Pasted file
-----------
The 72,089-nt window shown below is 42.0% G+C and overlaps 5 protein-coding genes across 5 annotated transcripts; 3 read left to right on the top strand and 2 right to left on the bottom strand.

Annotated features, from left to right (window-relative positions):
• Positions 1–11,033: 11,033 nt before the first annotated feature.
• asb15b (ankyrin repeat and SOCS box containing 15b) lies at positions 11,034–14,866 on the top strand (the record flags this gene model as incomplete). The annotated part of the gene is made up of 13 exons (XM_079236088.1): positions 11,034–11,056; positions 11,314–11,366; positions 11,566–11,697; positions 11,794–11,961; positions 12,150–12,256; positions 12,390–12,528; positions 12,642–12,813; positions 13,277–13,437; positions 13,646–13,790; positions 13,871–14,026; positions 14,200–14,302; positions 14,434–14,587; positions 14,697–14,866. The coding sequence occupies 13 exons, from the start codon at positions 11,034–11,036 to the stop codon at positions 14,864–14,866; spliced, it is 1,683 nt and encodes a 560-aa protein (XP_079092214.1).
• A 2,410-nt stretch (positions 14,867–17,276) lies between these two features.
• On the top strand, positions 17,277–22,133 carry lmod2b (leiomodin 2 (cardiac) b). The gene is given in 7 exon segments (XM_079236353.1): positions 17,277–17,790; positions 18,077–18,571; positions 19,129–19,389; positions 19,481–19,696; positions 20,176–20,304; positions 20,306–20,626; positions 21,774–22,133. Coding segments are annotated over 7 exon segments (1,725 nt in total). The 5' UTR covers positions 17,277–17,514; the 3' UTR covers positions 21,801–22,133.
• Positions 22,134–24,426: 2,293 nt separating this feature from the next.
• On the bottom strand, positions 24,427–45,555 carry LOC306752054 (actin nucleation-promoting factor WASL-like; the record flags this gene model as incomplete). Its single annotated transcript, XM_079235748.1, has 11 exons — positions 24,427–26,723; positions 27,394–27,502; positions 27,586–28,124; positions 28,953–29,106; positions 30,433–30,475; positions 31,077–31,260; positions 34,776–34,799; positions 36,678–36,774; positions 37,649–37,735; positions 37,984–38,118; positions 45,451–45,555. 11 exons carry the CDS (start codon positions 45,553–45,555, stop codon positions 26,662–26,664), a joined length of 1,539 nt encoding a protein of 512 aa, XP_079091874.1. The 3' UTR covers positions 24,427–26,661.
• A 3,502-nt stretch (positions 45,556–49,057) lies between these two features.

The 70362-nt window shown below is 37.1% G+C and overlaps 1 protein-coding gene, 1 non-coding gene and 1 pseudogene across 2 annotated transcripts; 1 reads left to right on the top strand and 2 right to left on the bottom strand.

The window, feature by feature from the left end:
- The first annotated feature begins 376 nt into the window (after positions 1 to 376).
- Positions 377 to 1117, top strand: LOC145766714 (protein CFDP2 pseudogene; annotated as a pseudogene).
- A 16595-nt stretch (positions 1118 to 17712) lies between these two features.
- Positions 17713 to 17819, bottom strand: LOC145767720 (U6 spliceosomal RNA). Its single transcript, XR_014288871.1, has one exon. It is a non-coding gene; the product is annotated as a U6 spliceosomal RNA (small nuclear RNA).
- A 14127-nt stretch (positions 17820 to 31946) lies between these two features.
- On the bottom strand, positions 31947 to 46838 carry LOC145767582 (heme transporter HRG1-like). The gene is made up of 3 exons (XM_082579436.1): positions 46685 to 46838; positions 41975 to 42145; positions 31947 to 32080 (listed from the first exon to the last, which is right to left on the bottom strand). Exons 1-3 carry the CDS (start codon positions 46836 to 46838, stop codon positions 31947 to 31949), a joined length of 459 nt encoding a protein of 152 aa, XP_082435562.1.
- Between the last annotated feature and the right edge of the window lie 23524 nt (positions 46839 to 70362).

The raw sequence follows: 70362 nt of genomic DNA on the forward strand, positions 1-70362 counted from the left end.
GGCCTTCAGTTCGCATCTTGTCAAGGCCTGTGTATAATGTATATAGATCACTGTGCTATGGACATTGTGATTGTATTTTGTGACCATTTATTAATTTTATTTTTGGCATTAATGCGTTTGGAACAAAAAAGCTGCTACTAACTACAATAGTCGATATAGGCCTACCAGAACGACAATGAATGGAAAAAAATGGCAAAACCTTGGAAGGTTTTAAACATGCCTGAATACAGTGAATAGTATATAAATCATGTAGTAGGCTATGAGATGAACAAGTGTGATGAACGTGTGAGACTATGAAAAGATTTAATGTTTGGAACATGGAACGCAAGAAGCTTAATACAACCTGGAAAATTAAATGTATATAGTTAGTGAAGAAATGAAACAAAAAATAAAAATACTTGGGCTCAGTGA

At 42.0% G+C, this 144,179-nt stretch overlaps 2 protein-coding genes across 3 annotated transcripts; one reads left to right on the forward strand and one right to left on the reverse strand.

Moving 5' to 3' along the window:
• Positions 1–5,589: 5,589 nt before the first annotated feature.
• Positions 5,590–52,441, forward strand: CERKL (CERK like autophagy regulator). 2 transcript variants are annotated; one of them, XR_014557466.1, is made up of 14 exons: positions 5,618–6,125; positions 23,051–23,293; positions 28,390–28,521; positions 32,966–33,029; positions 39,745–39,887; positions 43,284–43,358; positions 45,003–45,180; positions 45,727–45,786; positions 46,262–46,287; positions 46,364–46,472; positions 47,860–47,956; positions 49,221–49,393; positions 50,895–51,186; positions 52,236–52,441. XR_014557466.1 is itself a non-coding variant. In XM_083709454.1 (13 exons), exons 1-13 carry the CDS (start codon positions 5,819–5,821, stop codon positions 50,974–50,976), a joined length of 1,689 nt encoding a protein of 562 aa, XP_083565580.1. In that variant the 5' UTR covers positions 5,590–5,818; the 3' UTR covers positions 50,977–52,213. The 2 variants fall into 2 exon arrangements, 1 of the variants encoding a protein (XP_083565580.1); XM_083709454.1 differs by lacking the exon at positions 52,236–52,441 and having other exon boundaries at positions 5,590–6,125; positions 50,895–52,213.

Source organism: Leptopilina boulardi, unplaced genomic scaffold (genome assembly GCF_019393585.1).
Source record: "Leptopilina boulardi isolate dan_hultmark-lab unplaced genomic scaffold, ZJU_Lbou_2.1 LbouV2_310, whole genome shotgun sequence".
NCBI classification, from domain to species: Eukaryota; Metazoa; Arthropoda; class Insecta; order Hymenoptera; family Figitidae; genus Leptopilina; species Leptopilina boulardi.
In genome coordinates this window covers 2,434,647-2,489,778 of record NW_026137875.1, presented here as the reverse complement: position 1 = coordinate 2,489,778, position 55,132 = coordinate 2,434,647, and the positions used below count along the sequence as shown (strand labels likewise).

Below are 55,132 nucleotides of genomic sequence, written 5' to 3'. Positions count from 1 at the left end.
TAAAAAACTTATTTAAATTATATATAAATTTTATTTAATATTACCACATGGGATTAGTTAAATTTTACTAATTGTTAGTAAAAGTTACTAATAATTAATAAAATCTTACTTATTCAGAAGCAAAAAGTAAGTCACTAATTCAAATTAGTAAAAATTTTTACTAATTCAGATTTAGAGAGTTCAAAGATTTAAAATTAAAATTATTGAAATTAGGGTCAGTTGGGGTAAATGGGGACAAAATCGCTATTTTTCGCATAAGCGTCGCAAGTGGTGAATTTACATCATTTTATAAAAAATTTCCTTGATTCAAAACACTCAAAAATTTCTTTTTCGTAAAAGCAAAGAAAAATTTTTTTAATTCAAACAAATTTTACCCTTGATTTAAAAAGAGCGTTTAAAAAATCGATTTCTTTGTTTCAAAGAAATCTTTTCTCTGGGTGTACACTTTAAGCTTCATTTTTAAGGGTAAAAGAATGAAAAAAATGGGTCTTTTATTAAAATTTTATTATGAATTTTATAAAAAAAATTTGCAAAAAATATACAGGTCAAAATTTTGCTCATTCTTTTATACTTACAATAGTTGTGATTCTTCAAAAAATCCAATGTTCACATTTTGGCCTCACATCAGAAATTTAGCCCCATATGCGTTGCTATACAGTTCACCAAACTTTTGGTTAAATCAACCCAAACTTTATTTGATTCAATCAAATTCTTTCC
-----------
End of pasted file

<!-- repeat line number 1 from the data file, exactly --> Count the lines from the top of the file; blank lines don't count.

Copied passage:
The 72,089-nt window shown below is 42.0% G+C and overlaps 5 protein-coding genes across 5 annotated transcripts; 3 read left to right on the top strand and 2 right to left on the bottom strand.